By: Holly Horning & Kurt Snyder
Remember Al Avila’s first significant move as the Tigers’ new general manager following the dispatch of Dave Dombrowski? How many were shocked that Ausmus was retained as manager? How many thought it was the wrong decision?
Well, we haven’t broached this subject in some time now. But a loyal reader has asked us to re-evaluate his standing given Mr. I’s recent confirmation of where he expects this team to be.
So the question from BG:
Like other folks, I am concerned with the amount of rope Ausmus will be given by Avila if his mismanagement continues, possibly leading to another lost season. Do you believe his leash is short?
The good news is that Brad has more to work with this year but the bad news is that the onus is now fully on him to deliver great, not just good, results.
Mr. I’s massive expenditure of over $200 million on just two players shows how serious he is about getting that ring. And with JV and Miggy getting older, combined with the Upt-out clause, it shows us that the deadline for winning has to be within the next year or two.
Last year, Brad lucked out given the injuries, bad bullpen and Dave’s departure but he won’t be protected by those factors this year. And then there are the reports that Mr. I had a hard time buying into his hire by the man he released from his contract back in July.
So yes, the leash is shorter but the timing is tricky. Yanking him too early would publicly hurt the Tigers but waiting too long may be too late. Any new manager would require a period of acclimation. But we also need to weigh the negative impact a change in management brings to the players which means that Brad will stay unless the team really goes south or if he loses control of the clubhouse.
But there is another reason for hanging onto him even if team performance is not what it should be. No problems can be addressed until you have a viable solution at the ready. The talent pool of available managers is the key to any move made. If the Tigers don’t see a strong replacement, they will probably see if they can wait it out a bit longer.
If I had to guess at a timeline, the leash goes to the All-Star break if the team can’t break out before then. It gives the Tigers 3 months to see the monthly pattern of performance and it still gives the team 3 more months to turn things around.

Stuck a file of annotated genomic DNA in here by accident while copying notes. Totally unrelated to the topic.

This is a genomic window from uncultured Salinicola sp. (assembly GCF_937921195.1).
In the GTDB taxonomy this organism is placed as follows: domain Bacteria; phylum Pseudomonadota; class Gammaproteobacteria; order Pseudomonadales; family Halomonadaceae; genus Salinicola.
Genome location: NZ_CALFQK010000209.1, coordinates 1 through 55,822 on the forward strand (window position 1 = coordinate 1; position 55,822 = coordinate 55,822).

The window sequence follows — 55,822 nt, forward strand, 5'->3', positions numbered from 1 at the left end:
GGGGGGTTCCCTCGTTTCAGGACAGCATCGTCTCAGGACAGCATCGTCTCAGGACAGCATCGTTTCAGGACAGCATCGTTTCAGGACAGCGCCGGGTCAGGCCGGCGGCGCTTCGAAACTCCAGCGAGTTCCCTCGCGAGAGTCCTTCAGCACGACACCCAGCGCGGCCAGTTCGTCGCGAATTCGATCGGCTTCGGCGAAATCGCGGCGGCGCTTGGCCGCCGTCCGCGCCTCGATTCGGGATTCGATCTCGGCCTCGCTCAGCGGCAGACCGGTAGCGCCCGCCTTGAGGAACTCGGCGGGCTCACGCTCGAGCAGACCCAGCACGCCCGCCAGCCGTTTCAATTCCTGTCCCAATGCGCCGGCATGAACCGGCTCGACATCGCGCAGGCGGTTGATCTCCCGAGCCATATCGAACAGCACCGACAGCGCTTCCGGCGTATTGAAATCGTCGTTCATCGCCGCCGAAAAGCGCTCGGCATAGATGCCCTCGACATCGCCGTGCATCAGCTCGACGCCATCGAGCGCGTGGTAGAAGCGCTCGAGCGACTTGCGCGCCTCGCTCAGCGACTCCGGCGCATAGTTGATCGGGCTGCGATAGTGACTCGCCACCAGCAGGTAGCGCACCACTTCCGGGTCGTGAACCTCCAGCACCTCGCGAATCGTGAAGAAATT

In Brad’s first 2 years, the team pattern has been a good first month, followed by a month or two of .500 ball and finished with months of under-.500 ball. Mr. I and Al will be watching and I believe it will be Mr. I, not his GM, who will pull the trigger.
Last year, the Royals jumped out in the beginning and never lost the lead. Going into 2016, no one is more aware than Brad Ausmus that he needs to get out of the starting gate early. Let’s hope that this past winter contained many lightbulb moments and lessons learned for him.
You have been following a site that has stood united on a position that Brad Ausmus should have never survived 2015.
And since then, Avila and Ilitch’s great work in revitalizing this team has been very impressive and breathed new life into the franchise and the fan base. The last thing we want is for our manager, who many thought should have been fired, to start sucking the wind out of things again.
Should he have a short leash? Well, if a Les Moss / Sparky Anderson situation should present itself again, Avila won’t need to give him a leash at all. He will only need a collar to yank him out of the dugout. But certainly, a big upgrade would need to fall in our laps before Avila makes a move with the manager.
So how long is the leash? I think with all the improvements that have been made, culminated by the addition of Justin Upton, the Tigers should compete for the division title.
But a team with a lot of new faces will need time to mesh. Ausmus will be given time with more guns, but there will be few excuses if he screws up a team of this caliber. I believe the trade deadline bailed him out last season as the pressure was removed from his shoulders when all the big free agents were shipped out of town.
There were no more expectations. There was nothing left to win, nor were they capable. Justin Verlander was the only thing remotely interesting about the last couple months of the season.
But this is a new team. Everyone is healed and more great talent has been infused into this roster in the areas they needed it the most. The Tigers just need their manager to take the ball and run with it. He will have leash all the way until the trade deadline. But this time, if Brad has led the team into the weeds by then, he won’t be allowed another step.